Donald DeMarco, Commentary:
An Epiphany is a revelation or awakening that is a life-changing event. It is an illumination that allows a person to see something in a new light. The Feast of the Epiphany celebrates the revelation to the world of Christ, associated with the Magi. There has been a number of personal epiphanies that not only changed lives, but also the course of history: St. Paul, St. Augustine, Blaise Pascal, and St. Ignatius of Loyola. Then, there are the less dramatic, but no less imsponportant epiphanies experienced by many.
The words in the title of this essay belong to Dr. Richard Selzer, a prominent American surgeon. They express the epiphany he experienced when observing an abortion for the first time. In his book Mortal Lessons: Notes on the Art of Surgery he tells us that he saw something “utterly unexpected.” It was not a “clump of cells,” and it certainly was not a “choice.” Selzer, who is a gifted and accomplished writer, “saw something in that mass of cells understand that it must bob and butt.” It tries to free itself from the doctor’s needle, like a fish trying to escape the fisherman’s hook. “It is the fetus that worries thus.” The movement is not a mere reflex. Every ounce of energy in that tiny being is expressing the desire to go on living. But it was all in vain. “I felt,” Selzer goes on to say, “life prodded, life fending off. I saw life avulsed—swept by flood, blackened—then out.” The pro-abortion rhetoric crumbles like a house of cards, “for what can language do,” he concludes, “against the truth of what I saw?”
Abby Johnson records a similar experience in her book Unplanned. In witnessing an abortion for the first time, despite being an employee for eight years with Planned Parenthood, she saw something that hit her ‘like a lightning bolt.’ “What was in this woman’s womb just a moment ago,” she relates, “was alive. It wasn’t just tissue, just cells. That was a human baby—fighting for life! A battle that was lost in the blink of an eye.” Her experience left her with the conviction, “Never again! Never again!” She left Planned Parenthood, became a pro-life Catholic, and is now a leading spokesperson in the defense of the unborn child.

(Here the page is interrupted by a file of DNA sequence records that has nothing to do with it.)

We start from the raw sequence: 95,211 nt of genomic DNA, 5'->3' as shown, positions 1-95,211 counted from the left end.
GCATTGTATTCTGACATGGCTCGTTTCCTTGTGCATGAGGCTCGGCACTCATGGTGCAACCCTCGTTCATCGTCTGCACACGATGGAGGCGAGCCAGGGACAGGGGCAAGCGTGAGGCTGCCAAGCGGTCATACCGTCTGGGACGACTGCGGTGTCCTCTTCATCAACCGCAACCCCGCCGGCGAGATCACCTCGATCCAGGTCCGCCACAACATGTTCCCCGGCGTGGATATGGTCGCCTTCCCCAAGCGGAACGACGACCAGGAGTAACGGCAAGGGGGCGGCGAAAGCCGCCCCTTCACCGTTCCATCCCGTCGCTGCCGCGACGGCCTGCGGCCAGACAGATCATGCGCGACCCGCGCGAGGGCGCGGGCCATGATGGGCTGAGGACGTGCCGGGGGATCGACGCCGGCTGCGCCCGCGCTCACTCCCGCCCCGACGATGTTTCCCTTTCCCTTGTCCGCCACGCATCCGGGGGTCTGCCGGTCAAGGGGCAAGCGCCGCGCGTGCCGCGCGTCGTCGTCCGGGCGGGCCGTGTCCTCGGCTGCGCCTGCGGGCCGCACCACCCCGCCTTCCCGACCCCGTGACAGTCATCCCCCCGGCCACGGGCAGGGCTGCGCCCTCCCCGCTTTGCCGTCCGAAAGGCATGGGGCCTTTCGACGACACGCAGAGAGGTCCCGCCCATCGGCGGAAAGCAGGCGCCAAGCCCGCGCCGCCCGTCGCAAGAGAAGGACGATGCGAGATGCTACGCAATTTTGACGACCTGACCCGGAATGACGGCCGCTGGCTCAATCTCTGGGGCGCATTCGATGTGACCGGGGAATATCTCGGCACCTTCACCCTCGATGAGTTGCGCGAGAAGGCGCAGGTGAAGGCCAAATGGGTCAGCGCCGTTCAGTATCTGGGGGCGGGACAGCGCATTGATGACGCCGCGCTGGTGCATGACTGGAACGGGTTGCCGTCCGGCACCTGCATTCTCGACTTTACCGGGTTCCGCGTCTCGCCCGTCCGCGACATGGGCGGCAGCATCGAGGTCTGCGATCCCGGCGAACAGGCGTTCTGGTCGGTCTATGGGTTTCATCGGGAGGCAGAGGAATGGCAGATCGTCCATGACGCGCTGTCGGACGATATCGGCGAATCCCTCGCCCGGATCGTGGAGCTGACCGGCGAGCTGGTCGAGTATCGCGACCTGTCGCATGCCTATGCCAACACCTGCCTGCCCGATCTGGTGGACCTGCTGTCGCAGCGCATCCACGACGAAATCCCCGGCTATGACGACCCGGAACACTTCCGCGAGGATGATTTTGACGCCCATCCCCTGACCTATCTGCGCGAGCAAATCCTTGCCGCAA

The experience of a spontaneous abortion (miscarriage), which is the death of a child, no matter how young, can have an unexpectedly powerful effect on a woman, one that Planned Parenthood tries to deny. Dr. Leanna Wen, former president of Planned Parenthood Federation of America, suffered the loss of her unborn child. In her memoir, Lifelines: A Doctor’s Journey in the Fight for Public Health, she reveals that “My pregnancy loss was devastating in a way that I couldn’t have anticipated. I cried for many hours and could not be consoled.” She shared her story in the Washington Post (July 6, 2019). In reaction to her disclosure, she was particularly aggrieved to learn that she was accused of stigmatizing abortion by referring to her miscarriage. Her epiphany was experienced in pain, but it revealed to her in a most dramatic fashion that the loss of an unborn child is the loss of a human being that can cause deep mourning.
Whittaker Chambers was a high-ranking member of the Communist Party. It was deemed inappropriate for such members to be distracted from their more important work by bringing babies into the world. Chambers’ wife, however, pleaded with her husband to not do that terrible thing to their child. Chambers relented. While living in an apartment on St. Paul Street in Baltimore (an appropriate setting for an epiphany), Chambers was watching his daughter who was eating in her high chair. His eye came to rest on the delicate convolutions of her ear. At that point the thought crossed his mind, “No, those ears were not created by any chance coming together of atoms in nature (the Communist view). They could have been crated only by immense design.” Chamber understood only too well that design implied the existence of God. It was during that epiphany, watching his daughter — “the most miraculous thing that had ever happened in my life” — that “the finger of God was first laid upon my forehead”.
The unborn child, as witnessed by Selzer, Johnson, Wen, and Chambers, can be an essential component of an epiphany. In his memoir, Witness, Chambers speaks eloquently for his child (and for every child)—“the child we all yearn for, who even, before her birth, had begun, invisibly, to lead us out of that darkness, which we could not even realize, toward that light, which, we could not even see.”